Confessions of a Failed Young-Earth Creationist
I became such an expert in young-earth creationist theology and science that it turned into a wrecking ball for my faith.
My childhood in the evangelical church gave me the toolkit that led me to eventually accept the evidence for evolution, and marvel at the God who created it all.
Collection of the best articles of the past several weeks on science (and faith) from around the web.
BioLogos president Deb Haarsma responds to Ken Ham’s recent comments about Hugh Ross, and pleads for a more gracious conversation between Christians on issues of faith and science.
Recent high-school graduate Jacob shares about his journey from young-earth creationism to evolutionary creationism, and how his faith was challenged and strengthened along the way.
The new Gallup survey shows in broad strokes the challenge we face. But more nuanced surveys find that only 8% of Americans are convinced creationists whose beliefs are dear to them, and only 4% are convinced atheistic evolutionists whose beliefs are dear to them. The vast majority of Americans are not sure of their position and are open to a conversation.
This weeks in Origins news: studies of a skeleton uncovered in 2007 provide clues about rapid human evolution in the Americas, our climate and Christian stewardship, a few BioLogos folks give interviews, and some cool links to miscellaneous finds.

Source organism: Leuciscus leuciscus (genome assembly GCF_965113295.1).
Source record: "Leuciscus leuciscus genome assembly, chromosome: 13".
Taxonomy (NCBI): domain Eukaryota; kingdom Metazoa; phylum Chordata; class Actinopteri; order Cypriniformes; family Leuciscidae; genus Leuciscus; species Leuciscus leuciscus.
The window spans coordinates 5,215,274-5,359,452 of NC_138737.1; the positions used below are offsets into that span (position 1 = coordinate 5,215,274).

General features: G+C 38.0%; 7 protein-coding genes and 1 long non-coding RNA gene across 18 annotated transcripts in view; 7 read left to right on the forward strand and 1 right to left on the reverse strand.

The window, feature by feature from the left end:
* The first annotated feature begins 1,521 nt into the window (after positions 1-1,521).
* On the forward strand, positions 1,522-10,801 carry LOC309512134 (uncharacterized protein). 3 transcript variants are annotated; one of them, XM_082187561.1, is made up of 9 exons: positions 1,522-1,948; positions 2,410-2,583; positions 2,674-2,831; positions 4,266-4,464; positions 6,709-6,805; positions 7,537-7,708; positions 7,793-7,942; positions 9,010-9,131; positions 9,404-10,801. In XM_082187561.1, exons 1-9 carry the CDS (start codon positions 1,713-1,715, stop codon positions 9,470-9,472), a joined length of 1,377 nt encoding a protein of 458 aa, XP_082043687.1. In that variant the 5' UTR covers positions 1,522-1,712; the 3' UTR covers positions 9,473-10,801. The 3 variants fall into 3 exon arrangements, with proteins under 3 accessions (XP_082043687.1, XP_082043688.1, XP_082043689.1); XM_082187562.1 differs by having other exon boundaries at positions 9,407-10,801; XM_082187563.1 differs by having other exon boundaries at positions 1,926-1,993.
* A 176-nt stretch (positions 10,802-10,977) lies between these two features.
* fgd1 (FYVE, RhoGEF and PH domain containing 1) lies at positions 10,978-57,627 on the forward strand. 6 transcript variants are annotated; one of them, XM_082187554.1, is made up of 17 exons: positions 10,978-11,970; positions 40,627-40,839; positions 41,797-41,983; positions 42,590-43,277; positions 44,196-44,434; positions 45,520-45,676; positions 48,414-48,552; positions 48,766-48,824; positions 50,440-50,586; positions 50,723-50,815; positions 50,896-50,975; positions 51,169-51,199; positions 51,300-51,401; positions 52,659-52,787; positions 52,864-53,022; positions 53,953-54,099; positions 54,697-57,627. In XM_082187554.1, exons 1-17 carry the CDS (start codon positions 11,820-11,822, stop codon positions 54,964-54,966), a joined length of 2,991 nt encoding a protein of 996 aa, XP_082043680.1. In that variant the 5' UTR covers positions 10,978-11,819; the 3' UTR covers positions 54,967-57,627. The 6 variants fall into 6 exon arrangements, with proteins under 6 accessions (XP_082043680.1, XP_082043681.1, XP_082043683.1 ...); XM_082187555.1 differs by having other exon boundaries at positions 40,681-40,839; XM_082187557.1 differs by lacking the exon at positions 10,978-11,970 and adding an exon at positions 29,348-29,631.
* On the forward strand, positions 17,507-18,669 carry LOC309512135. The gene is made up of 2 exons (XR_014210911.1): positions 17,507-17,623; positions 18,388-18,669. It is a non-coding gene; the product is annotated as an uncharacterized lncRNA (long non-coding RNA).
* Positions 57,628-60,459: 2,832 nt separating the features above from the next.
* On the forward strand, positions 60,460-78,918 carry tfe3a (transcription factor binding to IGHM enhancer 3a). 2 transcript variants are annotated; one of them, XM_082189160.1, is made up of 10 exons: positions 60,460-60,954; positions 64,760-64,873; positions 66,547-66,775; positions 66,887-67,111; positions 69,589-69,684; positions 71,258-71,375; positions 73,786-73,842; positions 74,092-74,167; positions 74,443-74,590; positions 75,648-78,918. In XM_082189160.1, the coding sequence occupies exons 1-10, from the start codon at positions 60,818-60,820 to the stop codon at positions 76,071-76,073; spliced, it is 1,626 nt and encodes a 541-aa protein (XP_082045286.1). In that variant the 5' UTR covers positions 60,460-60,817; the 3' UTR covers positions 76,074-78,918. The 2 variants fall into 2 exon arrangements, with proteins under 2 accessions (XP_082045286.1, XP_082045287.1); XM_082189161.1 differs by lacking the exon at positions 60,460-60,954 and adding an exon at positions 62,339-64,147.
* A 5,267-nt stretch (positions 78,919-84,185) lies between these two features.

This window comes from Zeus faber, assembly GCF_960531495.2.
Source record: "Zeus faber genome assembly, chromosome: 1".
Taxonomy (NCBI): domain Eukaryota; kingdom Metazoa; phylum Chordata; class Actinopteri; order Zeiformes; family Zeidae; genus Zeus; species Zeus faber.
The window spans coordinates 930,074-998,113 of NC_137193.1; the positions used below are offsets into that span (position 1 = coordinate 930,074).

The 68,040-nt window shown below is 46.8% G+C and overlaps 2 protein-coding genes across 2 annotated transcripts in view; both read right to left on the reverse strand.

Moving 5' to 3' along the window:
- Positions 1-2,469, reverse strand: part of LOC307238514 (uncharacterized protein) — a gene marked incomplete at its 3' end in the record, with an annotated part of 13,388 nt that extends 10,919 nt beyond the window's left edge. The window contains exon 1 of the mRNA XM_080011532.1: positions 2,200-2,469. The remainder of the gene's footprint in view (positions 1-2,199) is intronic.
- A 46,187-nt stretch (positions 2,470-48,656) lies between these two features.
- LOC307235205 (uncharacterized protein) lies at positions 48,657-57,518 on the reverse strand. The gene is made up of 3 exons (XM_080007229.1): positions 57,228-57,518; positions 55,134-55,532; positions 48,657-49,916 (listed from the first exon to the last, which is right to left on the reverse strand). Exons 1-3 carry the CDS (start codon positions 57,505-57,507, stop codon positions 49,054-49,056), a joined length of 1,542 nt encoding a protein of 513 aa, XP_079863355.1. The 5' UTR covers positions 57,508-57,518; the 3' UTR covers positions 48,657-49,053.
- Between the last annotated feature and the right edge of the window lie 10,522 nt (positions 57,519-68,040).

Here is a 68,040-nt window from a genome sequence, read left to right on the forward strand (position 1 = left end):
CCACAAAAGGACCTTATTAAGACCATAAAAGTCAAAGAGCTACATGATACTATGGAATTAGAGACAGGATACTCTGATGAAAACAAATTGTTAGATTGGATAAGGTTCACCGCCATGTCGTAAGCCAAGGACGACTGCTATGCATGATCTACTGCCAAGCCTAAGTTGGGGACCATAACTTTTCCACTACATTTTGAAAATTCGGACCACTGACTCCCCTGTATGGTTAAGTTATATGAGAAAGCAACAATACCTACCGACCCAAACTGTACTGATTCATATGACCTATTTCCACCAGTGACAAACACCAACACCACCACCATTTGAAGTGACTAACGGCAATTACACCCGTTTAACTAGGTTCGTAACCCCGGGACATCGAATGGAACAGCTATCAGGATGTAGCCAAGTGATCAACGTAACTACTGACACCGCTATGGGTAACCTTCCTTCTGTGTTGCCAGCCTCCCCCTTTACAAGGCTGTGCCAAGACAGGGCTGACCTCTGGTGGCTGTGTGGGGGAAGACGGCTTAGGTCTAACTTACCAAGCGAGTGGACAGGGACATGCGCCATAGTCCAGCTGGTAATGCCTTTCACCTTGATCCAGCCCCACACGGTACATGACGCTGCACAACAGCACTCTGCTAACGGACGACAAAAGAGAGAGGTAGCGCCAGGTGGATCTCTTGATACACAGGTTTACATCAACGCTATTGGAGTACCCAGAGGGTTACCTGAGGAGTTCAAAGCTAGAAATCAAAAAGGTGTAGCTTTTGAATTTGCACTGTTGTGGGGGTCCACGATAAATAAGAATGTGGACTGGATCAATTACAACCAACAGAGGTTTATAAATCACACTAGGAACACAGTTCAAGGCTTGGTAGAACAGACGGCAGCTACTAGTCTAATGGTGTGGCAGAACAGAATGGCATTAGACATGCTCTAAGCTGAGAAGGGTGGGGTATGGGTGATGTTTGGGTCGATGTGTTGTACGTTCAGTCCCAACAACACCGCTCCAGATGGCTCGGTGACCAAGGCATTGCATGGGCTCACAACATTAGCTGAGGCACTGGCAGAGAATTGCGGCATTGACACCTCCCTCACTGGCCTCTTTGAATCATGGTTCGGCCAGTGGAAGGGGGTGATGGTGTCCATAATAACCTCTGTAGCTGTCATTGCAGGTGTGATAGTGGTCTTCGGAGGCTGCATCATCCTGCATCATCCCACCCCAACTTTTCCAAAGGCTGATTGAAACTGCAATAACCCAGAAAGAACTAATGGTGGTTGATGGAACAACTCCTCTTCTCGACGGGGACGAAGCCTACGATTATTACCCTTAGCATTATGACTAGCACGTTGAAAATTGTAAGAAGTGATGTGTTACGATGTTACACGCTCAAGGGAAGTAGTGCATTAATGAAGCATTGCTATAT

We must press beyond the various creation narratives in the Hebrew Bible, including the final chapters of Job, to the picture of God revealed in the New Testament—the Creator who does not rationally explain away the scandal of suffering but who instead enters into it.
This week in our Origins News Roundup: News of new nucleobases, the future of synthetic biology, and some healthy dialogue and critique of certain aspects of modern science.
We are searching for a qualified candidate to serve as Content Editor, beginning August 1.
Today’s Origins News Roundup features a tour of trending topics in neuroscience, from commentaries and questions made recently by popular media to developments in neuroengineering and the BRAIN initiative.
The BioLogos Book Club discussion of Francis Collins’ The Language of God.
So what is BioLogos? Well it all began with a scientist and a book.
Because BioLogos accepts the scientific evidence for the age of the earth and common ancestry, Ham believes we are undermining the Bible and denying its authority. However, the authority of the Bible is key for all that we do at BioLogos.
Watch to see whether the debate encourages the opinion that science and Christianity are at war. We don’t think you have to choose sides.
This list didn’t come from a boring discussion of “what should be our core values.” Rather, each of these commitments came up repeatedly in our discussions of what BioLogos is all about.
“Evangelicals really needed an organization that would stand up and say, in a nutshell, I’m an evangelical, and I accept evolution,” he said.
A video greeting from BioLogos President Deborah Haarsma